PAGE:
How to stop prison’s revolving door
Worcester County reentry program shows promising results to reduce recidivism, save money
A NEW REPORT from MassINC points to a major challenge for Massachusetts state government. Spending on corrections continues to increase significantly even as the inmate population declines.
At the same time, the cycle of reincarceration remains untenably high. In 2011, Massachusetts Department of Correction (DOC) facilities reported that 44 percent of individuals released from prison were reincarcerated within three years post-release, at an average annual incarceration cost of $53,041 per individual.
The revolving door at our state prisons and county houses of correction is in nobody’s best interest. It shortchanges inmates of a full and fair opportunity to become productive and law-abiding citizens once they serve their sentences and return to the community.
It disproportionately impacts the social fabric and public safety of communities of color. And it creates significant additional expense to taxpayers, not to mention the opportunity cost of spending on corrections instead of other important programs and services.
Worcester Initiative for Supported Reentry, or WISR, supported the reentry of 152 men released from state prisons and the Worcester County House of Correction between 2012 and 2016. The program reduced recidivism by 47 percent three years post-release.
WISR was led by human services agency Advocates, Inc., with funding from The Health Foundation of Central Massachusetts. The program partnered closely with the state DOC, state Parole Board, Worcester Superior Court Probation, and the Worcester County Sheriff’s Office and House of Correction to provide comprehensive reentry support.
For individuals returning to the community, housing can be an obstacle, as many do not have a home upon release. Many also suffer from substance use and/or mental health disorders.
Securing employment immediately upon release can be also challenging. Add the stigma of having a criminal record, and it is easy to see how former inmates can become discouraged and resort to crime.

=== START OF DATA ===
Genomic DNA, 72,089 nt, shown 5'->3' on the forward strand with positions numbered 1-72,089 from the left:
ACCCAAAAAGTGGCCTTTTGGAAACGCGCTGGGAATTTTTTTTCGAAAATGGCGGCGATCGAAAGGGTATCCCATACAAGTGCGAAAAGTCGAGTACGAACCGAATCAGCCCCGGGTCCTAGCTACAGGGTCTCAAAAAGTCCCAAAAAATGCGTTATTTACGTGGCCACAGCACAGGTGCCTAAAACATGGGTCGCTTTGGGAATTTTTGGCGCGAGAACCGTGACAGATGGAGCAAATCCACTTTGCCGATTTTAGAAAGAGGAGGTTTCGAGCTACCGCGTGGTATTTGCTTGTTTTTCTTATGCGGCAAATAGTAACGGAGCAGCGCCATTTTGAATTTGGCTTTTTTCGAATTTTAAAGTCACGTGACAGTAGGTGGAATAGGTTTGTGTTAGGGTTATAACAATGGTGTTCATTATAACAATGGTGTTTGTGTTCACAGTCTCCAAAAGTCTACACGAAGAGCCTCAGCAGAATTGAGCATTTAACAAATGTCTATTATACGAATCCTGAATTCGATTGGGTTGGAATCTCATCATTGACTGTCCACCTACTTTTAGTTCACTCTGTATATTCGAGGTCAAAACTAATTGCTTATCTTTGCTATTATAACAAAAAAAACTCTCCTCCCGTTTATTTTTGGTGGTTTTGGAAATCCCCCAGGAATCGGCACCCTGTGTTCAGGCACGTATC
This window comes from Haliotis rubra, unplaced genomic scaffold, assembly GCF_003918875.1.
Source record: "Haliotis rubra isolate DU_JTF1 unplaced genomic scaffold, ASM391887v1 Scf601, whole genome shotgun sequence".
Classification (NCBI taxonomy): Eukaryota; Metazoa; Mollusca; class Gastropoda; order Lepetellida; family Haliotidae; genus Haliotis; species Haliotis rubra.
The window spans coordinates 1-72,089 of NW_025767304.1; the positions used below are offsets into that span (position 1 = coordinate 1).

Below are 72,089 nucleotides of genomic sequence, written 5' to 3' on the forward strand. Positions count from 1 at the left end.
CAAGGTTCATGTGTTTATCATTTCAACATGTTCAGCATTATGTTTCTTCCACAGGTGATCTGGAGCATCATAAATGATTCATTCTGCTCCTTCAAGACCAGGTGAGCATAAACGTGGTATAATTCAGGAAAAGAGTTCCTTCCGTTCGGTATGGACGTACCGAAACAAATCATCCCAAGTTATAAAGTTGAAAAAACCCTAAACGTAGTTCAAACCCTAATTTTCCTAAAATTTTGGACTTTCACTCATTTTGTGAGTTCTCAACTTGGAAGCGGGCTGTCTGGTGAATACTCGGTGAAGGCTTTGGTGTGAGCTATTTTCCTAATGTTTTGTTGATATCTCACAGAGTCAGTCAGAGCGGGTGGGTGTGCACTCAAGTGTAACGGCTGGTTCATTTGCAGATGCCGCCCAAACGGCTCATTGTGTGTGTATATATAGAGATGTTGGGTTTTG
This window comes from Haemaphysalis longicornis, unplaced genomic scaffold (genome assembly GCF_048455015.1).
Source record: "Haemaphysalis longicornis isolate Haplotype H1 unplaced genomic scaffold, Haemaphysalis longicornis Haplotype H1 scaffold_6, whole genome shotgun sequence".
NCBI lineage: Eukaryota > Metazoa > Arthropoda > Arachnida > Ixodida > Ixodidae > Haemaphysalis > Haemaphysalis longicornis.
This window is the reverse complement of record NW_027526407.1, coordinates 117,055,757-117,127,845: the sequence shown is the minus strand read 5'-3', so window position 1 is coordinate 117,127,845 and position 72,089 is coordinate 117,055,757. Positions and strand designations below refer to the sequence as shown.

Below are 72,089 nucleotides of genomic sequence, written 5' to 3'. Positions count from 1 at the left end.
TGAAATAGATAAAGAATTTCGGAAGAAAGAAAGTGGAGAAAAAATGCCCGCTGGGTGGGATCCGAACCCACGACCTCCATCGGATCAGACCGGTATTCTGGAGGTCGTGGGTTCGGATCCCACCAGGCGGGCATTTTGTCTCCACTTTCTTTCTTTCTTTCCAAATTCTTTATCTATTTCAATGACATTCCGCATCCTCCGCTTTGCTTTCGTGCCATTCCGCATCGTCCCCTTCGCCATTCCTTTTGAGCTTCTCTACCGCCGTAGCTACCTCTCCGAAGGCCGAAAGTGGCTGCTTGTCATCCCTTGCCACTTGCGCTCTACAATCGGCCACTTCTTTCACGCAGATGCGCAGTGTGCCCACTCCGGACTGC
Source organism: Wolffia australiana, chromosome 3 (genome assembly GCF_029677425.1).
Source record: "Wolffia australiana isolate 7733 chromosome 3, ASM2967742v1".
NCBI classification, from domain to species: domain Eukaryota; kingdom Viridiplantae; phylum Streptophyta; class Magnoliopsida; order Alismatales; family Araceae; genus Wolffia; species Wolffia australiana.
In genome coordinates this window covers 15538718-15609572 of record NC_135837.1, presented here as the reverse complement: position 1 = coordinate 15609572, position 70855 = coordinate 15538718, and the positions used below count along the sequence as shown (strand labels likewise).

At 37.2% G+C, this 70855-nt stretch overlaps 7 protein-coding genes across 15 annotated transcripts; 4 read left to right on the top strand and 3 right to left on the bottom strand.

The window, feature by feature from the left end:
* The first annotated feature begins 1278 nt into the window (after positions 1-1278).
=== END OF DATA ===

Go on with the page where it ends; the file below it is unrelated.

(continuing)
Recognizing those realities, WISR provided participants with pre-release assessments and individualized service plans tailored to their strengths and needs. Post-release, participants received supported connections to existing, community-based primary health, substance abuse, mental health, housing, and employment resources.
Not everyone was successful, but the evidence demonstrates WISR’s effectiveness.
A Brandeis University evaluation found that WISR reduced recidivism by 47 percent three years post-release and saved more than $375,000 per 100 participants, providing a 59 percent return on investment. These projected savings do not include savings on arrests, processing, court procedures, or victimization costs. WISR costs $6,327 per participant.
Of the WISR participants who were referred to substance abuse services, 93 percent used the services, and 75 percent of those referred for mental health services received assistance.
Equally impressive, 62 percent of the WISR participants became employed post-release; of those, nearly three-quarters were continuously employed for one year or longer.
In addition, WISR reduced racial and ethnic disparities. Similar to the share of persons of color within Massachusetts DOC facilities, 58 percent of WISR participants were persons of color. Three years post-release, WISR participants of color were less likely than white participants to be reincarcerated.
The success seen by WISR should be continued in Worcester County and replicated in the Commonwealth’s 13 other counties. Existing funds in the proposed FY 18 state budget for community corrections services could be directed for this purpose.
With the inmate population shrinking and the cost of corrections increasing, there is a clear opportunity to make a public investment in evidence-based approaches with documented success in reducing recidivism.
The data are in, and the WISR model works. One WISR participant noted, “I’ve never felt this good about myself before. I don’t know why WISR believed in me, but I’m so glad they did.”The WISR program should now be scaled up statewide to help more released inmates, build stronger communities, and achieve significant cost savings.
Mary F. Brolin, Ph.D. is a scientist and lecturer at Brandeis University’s Heller School for Social Policy and Management and lead author of “A Wiser Approach to Reentry: Three-Year Post-Release Evaluation Findings for WISR.” Janice B. Yost, Ed.D. is the founding president of The Health Foundation of Central Massachusetts. A copy of the full report can be found on The Health Foundation’s website.